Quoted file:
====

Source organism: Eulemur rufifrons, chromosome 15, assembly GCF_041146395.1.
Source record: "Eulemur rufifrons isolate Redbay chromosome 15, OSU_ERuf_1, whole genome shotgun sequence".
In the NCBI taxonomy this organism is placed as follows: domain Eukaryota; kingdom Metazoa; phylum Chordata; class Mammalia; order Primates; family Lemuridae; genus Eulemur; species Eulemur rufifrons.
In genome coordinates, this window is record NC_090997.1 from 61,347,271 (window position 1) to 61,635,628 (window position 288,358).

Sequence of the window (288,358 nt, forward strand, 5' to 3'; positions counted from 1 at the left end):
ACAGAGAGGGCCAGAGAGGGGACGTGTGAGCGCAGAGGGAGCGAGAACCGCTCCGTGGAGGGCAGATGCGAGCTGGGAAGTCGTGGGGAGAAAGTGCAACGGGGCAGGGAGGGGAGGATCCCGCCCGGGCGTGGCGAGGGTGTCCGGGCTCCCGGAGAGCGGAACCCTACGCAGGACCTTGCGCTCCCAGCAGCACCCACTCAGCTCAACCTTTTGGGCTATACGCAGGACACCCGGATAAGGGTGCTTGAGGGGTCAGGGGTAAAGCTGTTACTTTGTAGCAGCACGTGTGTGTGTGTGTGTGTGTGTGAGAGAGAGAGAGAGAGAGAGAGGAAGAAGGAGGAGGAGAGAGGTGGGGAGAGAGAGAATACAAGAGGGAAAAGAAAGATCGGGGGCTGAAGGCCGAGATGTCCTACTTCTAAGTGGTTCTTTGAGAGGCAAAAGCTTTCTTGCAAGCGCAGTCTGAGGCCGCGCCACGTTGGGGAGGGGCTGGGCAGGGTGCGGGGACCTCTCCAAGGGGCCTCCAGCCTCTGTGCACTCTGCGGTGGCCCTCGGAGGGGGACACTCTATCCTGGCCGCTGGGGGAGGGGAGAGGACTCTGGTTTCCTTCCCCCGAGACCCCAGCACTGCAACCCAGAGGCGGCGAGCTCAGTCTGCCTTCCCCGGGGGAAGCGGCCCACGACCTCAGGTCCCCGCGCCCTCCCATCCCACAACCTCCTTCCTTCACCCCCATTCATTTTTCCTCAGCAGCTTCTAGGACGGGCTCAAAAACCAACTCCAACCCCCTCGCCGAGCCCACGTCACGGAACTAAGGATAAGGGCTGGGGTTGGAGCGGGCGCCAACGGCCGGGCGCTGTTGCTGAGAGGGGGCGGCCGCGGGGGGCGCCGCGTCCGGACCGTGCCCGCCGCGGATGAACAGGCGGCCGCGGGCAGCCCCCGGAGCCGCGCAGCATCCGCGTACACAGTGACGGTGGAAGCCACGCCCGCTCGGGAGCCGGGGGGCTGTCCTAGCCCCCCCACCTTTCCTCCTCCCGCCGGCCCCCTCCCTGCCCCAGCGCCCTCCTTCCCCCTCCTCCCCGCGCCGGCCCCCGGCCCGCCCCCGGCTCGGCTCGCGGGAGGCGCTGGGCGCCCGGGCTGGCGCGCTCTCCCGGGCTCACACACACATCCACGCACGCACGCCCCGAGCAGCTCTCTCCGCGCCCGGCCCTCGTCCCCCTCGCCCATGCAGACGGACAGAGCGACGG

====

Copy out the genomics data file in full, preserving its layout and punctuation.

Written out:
Source organism: Eulemur rufifrons, chromosome 15, assembly GCF_041146395.1.
Source record: "Eulemur rufifrons isolate Redbay chromosome 15, OSU_ERuf_1, whole genome shotgun sequence".
In the NCBI taxonomy this organism is placed as follows: domain Eukaryota; kingdom Metazoa; phylum Chordata; class Mammalia; order Primates; family Lemuridae; genus Eulemur; species Eulemur rufifrons.
In genome coordinates, this window is record NC_090997.1 from 61,347,271 (window position 1) to 61,635,628 (window position 288,358).

Sequence of the window (288,358 nt, forward strand, 5' to 3'; positions counted from 1 at the left end):
ACAGAGAGGGCCAGAGAGGGGACGTGTGAGCGCAGAGGGAGCGAGAACCGCTCCGTGGAGGGCAGATGCGAGCTGGGAAGTCGTGGGGAGAAAGTGCAACGGGGCAGGGAGGGGAGGATCCCGCCCGGGCGTGGCGAGGGTGTCCGGGCTCCCGGAGAGCGGAACCCTACGCAGGACCTTGCGCTCCCAGCAGCACCCACTCAGCTCAACCTTTTGGGCTATACGCAGGACACCCGGATAAGGGTGCTTGAGGGGTCAGGGGTAAAGCTGTTACTTTGTAGCAGCACGTGTGTGTGTGTGTGTGTGTGTGAGAGAGAGAGAGAGAGAGAGAGGAAGAAGGAGGAGGAGAGAGGTGGGGAGAGAGAGAATACAAGAGGGAAAAGAAAGATCGGGGGCTGAAGGCCGAGATGTCCTACTTCTAAGTGGTTCTTTGAGAGGCAAAAGCTTTCTTGCAAGCGCAGTCTGAGGCCGCGCCACGTTGGGGAGGGGCTGGGCAGGGTGCGGGGACCTCTCCAAGGGGCCTCCAGCCTCTGTGCACTCTGCGGTGGCCCTCGGAGGGGGACACTCTATCCTGGCCGCTGGGGGAGGGGAGAGGACTCTGGTTTCCTTCCCCCGAGACCCCAGCACTGCAACCCAGAGGCGGCGAGCTCAGTCTGCCTTCCCCGGGGGAAGCGGCCCACGACCTCAGGTCCCCGCGCCCTCCCATCCCACAACCTCCTTCCTTCACCCCCATTCATTTTTCCTCAGCAGCTTCTAGGACGGGCTCAAAAACCAACTCCAACCCCCTCGCCGAGCCCACGTCACGGAACTAAGGATAAGGGCTGGGGTTGGAGCGGGCGCCAACGGCCGGGCGCTGTTGCTGAGAGGGGGCGGCCGCGGGGGGCGCCGCGTCCGGACCGTGCCCGCCGCGGATGAACAGGCGGCCGCGGGCAGCCCCCGGAGCCGCGCAGCATCCGCGTACACAGTGACGGTGGAAGCCACGCCCGCTCGGGAGCCGGGGGGCTGTCCTAGCCCCCCCACCTTTCCTCCTCCCGCCGGCCCCCTCCCTGCCCCAGCGCCCTCCTTCCCCCTCCTCCCCGCGCCGGCCCCCGGCCCGCCCCCGGCTCGGCTCGCGGGAGGCGCTGGGCGCCCGGGCTGGCGCGCTCTCCCGGGCTCACACACACATCCACGCACGCACGCCCCGAGCAGCTCTCTCCGCGCCCGGCCCTCGTCCCCCTCGCCCATGCAGACGGACAGAGCGACGG